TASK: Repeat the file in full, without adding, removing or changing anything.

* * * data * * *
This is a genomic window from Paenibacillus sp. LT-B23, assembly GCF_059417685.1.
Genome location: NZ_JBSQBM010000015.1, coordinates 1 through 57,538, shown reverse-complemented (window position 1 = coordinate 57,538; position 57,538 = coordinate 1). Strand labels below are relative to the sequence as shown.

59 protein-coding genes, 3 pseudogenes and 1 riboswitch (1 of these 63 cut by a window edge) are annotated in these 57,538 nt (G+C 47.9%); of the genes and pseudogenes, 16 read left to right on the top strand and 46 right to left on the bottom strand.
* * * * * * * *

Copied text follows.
This is a genomic window from Paenibacillus sp. LT-B23, assembly GCF_059417685.1.
Genome location: NZ_JBSQBM010000015.1, coordinates 1 through 57,538, shown reverse-complemented (window position 1 = coordinate 57,538; position 57,538 = coordinate 1). Strand labels below are relative to the sequence as shown.

59 protein-coding genes, 3 pseudogenes and 1 riboswitch (1 of these 63 cut by a window edge) are annotated in these 57,538 nt (G+C 47.9%); of the genes and pseudogenes, 16 read left to right on the top strand and 46 right to left on the bottom strand.